Texas officials begun preparatory actions by issuing mandatory evacuation orders for several Texas coastal counties. Buses to be used for evacuations were identified, in addition to evacuation routes and shelters. Texas State Transportation officials were tasked with ensuring that evacuation routes remained clear and flowing. Texas Department of Public Safety assets were expected to assist with evacuation efforts. Texas also requested the immediate return of all assets deployed to Louisiana.
U.S. Department of Homeland Security Secretary Chertoff designated Rear Admiral Larry Hereth, DHS U.S. Coast Guard to serve as the Principal Federal Official (PFO) to manage the federal response to Hurricane Rita. Local, Texan, and Federal officials coordinated the response efforts from a Joint Field Office located in Austin, Texas. FEMA staged truckloads of water, ice, food, tarps, and generators at Ft. Sam Houston, Texas. Joint Field Offices in Louisiana , Mississippi , and Alabama were developing contingency plans for Hurricane Rita.
Hurricane Rita - Tuesday 20 September 2005
As forecasted, Hurricane Rita hit the Florida Keys on Tuesday with close to 100 mph winds and heavy rainfall that caused flooding and other storm damages. Initial reports indicated the storm's effects in the Keys were not severe. Thereafted, Rita continued to blow westward into the Gulf of Mexico as a Category 3 Hurricane and was expected to gain strength during the next 24 hours. A mandatory evacuation issued by Florida's governor was still in effect for all of the Florida Keys and local officials indicated that several thousand residents and visitors had obeyed the order. Approximately 13,000 residents were believed to have remained in the Keys.
State, Regional, and Federal Emergency Operations Centers were maintaining 24/7 operations to prepare for Rita's landfall. Emergency Response teams and supplies and equipment were deployed to areas near the Gulf Coast areas. With Hurricae Rita approaching, local, State, and Federal officials in New Orleans stopped all plans to bring residents back to the flooded city. Instead, they warned residents to prepare to evacuate the city and surrounding areas in the event that Rita bring high winds and heavy rainfall to southern Louisiana.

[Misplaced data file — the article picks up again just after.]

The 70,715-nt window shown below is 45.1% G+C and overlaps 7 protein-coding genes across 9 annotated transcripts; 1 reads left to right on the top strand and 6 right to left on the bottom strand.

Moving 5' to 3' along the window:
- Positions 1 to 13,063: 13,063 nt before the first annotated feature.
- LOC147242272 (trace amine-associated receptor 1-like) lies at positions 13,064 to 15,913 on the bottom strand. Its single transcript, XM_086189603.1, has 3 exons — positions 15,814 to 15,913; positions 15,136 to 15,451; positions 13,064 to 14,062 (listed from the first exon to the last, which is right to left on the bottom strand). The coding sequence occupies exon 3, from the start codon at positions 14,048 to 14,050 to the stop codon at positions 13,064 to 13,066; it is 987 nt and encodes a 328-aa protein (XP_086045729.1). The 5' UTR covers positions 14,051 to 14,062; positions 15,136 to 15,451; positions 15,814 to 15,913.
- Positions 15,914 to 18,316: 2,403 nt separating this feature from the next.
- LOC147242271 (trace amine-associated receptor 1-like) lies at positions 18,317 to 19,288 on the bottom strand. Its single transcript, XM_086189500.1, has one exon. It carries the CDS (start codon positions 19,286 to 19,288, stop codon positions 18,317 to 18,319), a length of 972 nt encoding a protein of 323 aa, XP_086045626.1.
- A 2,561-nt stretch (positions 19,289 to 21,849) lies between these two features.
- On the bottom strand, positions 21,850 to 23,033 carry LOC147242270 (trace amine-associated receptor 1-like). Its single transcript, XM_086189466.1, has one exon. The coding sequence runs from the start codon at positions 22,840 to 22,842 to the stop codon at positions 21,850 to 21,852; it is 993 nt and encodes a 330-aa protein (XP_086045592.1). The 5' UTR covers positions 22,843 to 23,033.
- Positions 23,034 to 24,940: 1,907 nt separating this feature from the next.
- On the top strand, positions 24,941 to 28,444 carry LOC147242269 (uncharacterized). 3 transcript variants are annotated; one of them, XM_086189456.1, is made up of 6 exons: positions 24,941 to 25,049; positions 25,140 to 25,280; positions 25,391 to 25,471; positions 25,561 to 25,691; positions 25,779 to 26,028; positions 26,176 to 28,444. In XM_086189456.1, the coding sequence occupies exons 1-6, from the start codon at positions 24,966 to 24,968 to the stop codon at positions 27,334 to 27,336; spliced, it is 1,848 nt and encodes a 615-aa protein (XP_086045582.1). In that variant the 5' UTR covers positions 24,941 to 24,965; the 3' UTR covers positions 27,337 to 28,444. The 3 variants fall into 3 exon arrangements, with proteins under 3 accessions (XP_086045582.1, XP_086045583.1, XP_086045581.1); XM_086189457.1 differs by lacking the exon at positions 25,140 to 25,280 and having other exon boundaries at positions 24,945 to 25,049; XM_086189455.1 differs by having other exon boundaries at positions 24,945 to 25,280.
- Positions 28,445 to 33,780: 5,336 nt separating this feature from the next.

The U.S. Army Corps of Engineers continued to warn local officials and residents about the still-fragile state of the New Orleans levees and their possible inability to withstand high winds and rainfall. Texas officials established a joint federal/state/local operations center in Austin to closely coordinate preparedness and response measures for Rita. One stated priority operation called for the evacuation of Louisiana evacuees from shelters on the Gulf Coast to inland areas. Another critical priority called for the safe evacuation of Texas coastal residents at risk from Rita.
Hurricane Rita - Monday 19 September 2005
The National Weather Service (NWS) issued a Hurricane Warning for all of the Florida Keys and Florida Bay from Ocean Reef southward and westward to the Dry Tortugas. Rita was moving toward the west near 9 mph. Maximum sustained winds were near 60 mph with higher gusts. Tropical Storm force winds extended outward almost 115 miles. Rita was expected to become a Hurricane during the next 24 hours. Warnings about Tropical Storm Rita's possible effects on New Orleans were expressed for the first time even though the expected path did not include New Orleans. The New Orleans area was believed to be at possible risk for impact from this storm, as a result of heavy rains that would extend miles beyond the eye of the storm.
Hurricane Rita - Sunday 18 September 2005
Rita began as the 18th tropical depression (TD) of the season, forming just to the east of the Turks and Calicos. When discovered the depression was moving toward the west-northwest at about 12 mph and was expected over the next 24 hours. The depression was expected to become a tropical storm during the next day. The projected National Weather Service (NWS) track for #18 was similar to Hurricane Katrina's path. NWS forecasted TD #18 to reach hurricane strength in the vicinity of southern Florida by Tuesday September 20. While the center of the NWS 5-day forecast track took TD #18 into the center of the Gulf of Mexico by Thursday September 22.